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Instead of using $hash, you would be better off using other substitutes. For example, if you need it to be a decimal number with a variable number of bits from 1-32, use $crc then convert to decimal then reduce the number of bits: | Instead of using $hash, you would be better off using other substitutes. For example, if you need it to be a decimal number with a variable number of bits from 1-32, use $crc then convert to decimal then reduce the number of bits: | ||

− | <source lang="mIRC">alias crchash { | + | <source lang="mIRC">alias crchash { return $calc( $base($crc($1,0),16,10) % 2^$2 ) }</source> |

− | |||

− | }</source> | ||

− | If the hash needs to be crypto-level secure, use | + | If the hash needs to be crypto-level secure, use up-to-52 bits from $sha1 or $sha512 instead of from $crc. |

When the fakehash alias is in a remotes script, you should get the same answers from $fakehash as from $hash: | When the fakehash alias is in a remotes script, you should get the same answers from $fakehash as from $hash: | ||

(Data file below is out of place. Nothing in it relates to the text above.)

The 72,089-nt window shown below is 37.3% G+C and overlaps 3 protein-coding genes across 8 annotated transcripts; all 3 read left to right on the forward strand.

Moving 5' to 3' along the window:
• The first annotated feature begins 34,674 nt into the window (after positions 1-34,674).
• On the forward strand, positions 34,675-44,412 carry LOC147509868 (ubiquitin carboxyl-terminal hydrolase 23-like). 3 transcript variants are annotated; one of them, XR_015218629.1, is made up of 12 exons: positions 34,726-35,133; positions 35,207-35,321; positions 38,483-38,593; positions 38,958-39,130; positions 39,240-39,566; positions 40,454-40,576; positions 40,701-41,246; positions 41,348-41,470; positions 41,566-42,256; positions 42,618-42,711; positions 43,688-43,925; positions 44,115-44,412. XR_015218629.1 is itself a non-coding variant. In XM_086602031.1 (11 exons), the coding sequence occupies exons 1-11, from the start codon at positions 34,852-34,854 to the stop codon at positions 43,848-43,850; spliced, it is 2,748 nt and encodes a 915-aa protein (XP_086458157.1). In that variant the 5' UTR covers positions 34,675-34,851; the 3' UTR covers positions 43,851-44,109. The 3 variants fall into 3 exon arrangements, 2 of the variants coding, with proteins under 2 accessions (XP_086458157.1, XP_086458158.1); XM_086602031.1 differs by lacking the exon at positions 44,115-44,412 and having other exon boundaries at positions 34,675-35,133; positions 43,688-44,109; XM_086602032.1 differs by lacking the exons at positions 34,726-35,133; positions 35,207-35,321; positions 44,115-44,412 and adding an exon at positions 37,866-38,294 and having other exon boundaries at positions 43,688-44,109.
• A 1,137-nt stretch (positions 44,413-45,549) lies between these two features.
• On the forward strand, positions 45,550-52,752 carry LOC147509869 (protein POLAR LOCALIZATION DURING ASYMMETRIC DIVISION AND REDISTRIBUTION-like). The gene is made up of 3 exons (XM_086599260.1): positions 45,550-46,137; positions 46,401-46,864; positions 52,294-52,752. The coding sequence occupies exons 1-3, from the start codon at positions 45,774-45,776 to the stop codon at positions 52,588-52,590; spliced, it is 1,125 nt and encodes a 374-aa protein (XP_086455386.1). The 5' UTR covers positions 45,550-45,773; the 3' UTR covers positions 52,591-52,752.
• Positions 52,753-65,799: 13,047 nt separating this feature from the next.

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</source> | </source> | ||

+ | Having good distribution of hashes is not proof that a hash is good, but having bad distribution is evidence of a bad hash. This next alias shows that $hash has a bad distribution: | ||

+ | |||

+ | <source lang="mIRC">;syntax: /hash_distribution BITS STRINGLEN | ||

+ | hash_distribution { | ||

+ | var %bits $iif($1 isnum 2-32,$1,4) | ||

+ | var %stringlen $iif($2,$2,9) | ||

+ | var %numstrings 10000 | ||

+ | var %i %numstrings | ||

+ | var %tokens $str(0 $+ $chr(32),$calc(2^%bits)) | ||

+ | while (%i) { | ||

+ | var %a $regsubex($str(x,%stringlen),/x/g,$r(a,z)) | ||

+ | var %h = 1 + $hash(%a,%bits) | ||

+ | var %tokens $puttok(%tokens,$calc(1+$gettok(%tokens,%h,32)),%h,32) | ||

+ | dec %i | ||

+ | } | ||

+ | echo -ag bits: %bits #randoms: %numstrings stringlen: %stringlen distribution: %tokens | ||

+ | }</source> | ||

+ | |||

+ | The first parameter tells the number of bits in the hash, the 2nd number is the length of random strings to generate. Using "/hash_distribution 4 N" where N is 8 through 12 shows a very uneven frequency count of hash values returned, and the values returned depend greatly on the string length: | ||